FIG. 6 is a plan view illustrating another embodiment (embodiment in which the encapsulating layer is formed into a generally regular dodecagonal shape when viewed from the top) of the light-emitting device assembly of the present invention.

FIG. 7 is a plan view illustrating another embodiment of the light-emitting device assembly of the present invention (embodiment in which the encapsulating layer is formed into a generally rectangular shape when viewed from the top, and external electrodes are formed so as to sandwich the encapsulating layer).

FIG. 8 is a plan view illustrating an embodiment in which the light-emitting device assembly shown in FIG. 7 is formed in a plural number continuously.

FIG. 9 is a plan view illustrating another embodiment (embodiment in which the encapsulating layer is formed into a generally rectangular shape when viewed from the top, and external electrodes are formed so as not to sandwich the encapsulating layer) of the light-emitting device assembly of the present invention.

FIG. 10 is a schematic plan view illustrating an embodiment in which the light-emitting device assembly shown in FIG. 9 is formed in a plural number continuously.

FIG. 11 is a plan view illustrating individually separated light-emitting devices.

FIG. 12 is a plan view illustrating light-emitting devices separated by groups of a plurality of light-emitting devices.

DETAILED DESCRIPTION OF THE INVENTION

FIG. 1 shows a schematic diagram of an embodiment (embodiment in which the encapsulating layer is formed into a generally regular hexagonal shape when viewed from the top) of the light-emitting device assembly of the present invention; FIG. 1 (a) illustrating a plan view before encapsulation by the encapsulating layer, FIG. 1 (b) illustrating a plan view after encapsulation by the encapsulating layer, and FIG. 1 (c) illustrating a cross-sectional view taken along line A-A′ in FIG. 1 (b).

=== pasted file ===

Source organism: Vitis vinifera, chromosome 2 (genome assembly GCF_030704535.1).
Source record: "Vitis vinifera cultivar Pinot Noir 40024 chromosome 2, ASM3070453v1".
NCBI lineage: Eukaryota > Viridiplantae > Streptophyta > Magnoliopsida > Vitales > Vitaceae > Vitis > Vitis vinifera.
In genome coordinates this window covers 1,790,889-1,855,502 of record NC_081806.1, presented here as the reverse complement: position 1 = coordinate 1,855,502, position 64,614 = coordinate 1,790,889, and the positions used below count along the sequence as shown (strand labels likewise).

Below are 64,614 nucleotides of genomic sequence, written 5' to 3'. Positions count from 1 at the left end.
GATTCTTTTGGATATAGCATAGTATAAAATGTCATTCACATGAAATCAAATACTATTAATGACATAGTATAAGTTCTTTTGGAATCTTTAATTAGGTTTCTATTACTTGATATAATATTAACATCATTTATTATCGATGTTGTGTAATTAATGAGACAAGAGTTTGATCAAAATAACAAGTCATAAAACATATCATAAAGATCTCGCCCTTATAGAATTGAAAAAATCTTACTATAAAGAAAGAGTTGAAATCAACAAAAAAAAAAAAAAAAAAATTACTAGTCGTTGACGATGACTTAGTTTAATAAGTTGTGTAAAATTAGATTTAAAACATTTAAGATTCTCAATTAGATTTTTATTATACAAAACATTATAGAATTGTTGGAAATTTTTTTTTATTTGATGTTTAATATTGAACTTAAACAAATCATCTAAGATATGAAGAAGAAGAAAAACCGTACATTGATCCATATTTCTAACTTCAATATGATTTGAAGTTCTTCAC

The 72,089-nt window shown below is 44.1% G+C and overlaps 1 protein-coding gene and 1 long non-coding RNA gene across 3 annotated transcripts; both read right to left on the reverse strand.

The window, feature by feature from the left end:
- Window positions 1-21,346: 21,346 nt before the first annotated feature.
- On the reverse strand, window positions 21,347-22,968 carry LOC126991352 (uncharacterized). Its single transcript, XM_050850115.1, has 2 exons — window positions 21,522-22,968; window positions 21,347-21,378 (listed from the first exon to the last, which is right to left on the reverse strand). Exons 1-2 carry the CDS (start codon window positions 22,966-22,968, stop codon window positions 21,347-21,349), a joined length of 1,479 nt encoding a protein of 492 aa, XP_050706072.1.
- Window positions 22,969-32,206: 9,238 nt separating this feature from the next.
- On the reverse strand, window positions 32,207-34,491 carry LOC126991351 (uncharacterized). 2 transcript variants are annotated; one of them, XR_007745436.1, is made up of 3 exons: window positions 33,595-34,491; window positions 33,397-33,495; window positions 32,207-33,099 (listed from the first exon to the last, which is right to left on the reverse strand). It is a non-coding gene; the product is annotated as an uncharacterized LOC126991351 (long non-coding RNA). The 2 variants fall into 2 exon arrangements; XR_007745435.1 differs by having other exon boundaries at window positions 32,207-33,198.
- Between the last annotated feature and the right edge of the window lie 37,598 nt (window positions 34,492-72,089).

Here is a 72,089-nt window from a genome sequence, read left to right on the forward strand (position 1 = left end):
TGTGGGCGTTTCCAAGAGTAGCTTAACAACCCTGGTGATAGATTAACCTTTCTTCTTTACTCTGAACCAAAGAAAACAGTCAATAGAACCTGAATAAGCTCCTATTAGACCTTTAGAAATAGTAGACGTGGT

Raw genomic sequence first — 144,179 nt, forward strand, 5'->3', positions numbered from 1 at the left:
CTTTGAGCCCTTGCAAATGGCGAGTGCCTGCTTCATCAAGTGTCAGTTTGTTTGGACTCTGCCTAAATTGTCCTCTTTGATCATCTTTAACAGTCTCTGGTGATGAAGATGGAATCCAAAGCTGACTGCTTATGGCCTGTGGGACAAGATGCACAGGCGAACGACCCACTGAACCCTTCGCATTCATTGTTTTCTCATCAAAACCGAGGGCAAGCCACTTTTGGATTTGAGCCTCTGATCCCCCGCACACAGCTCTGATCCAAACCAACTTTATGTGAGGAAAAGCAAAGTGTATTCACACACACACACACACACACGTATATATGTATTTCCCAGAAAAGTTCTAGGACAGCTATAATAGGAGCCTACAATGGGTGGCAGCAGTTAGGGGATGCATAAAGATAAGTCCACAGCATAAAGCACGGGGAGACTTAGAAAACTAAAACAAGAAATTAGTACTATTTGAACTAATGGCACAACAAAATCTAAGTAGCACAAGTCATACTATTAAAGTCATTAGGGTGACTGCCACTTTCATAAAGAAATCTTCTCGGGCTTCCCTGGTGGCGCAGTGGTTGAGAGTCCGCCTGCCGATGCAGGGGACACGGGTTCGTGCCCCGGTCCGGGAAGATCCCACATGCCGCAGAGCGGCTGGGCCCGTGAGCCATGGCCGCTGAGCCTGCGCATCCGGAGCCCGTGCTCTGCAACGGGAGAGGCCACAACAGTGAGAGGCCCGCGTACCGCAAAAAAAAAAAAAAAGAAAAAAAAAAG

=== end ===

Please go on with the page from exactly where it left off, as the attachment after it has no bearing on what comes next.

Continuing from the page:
In FIG. 1 (a), the position at which an encapsulating layer 3 described later is disposed is shown by broken line, and in FIG. 1 (b) and FIG. 1 (c), a wire 6 described later is omitted.

In FIG. 1, a light-emitting device assembly 1 is formed by integral continuation of a plurality of (e.g., eight) light-emitting devices 10.

In the description below, directions mentioned are based on the case where the light-emitting device assembly 1 is placed horizontally; up-down direction on the plane of the sheet in FIG. 1 (a) is regarded as vertical direction; and left-right directions on the plane of the sheet in FIG. 1 (a) is regarded as transverse direction. The horizontal direction includes the vertical direction and the transverse direction. The up-down direction on the plane of the sheet in FIG. 1 (c) is regarded as the up-down direction.

The light-emitting devices 10 each includes a circuit board 4; light-emitting diode elements 2 as semiconductor elements supported on the circuit board 4 and electrically connected to the circuit board 4; and an encapsulating layer 3 that encapsulates the light-emitting diode elements 2 on the circuit board 4.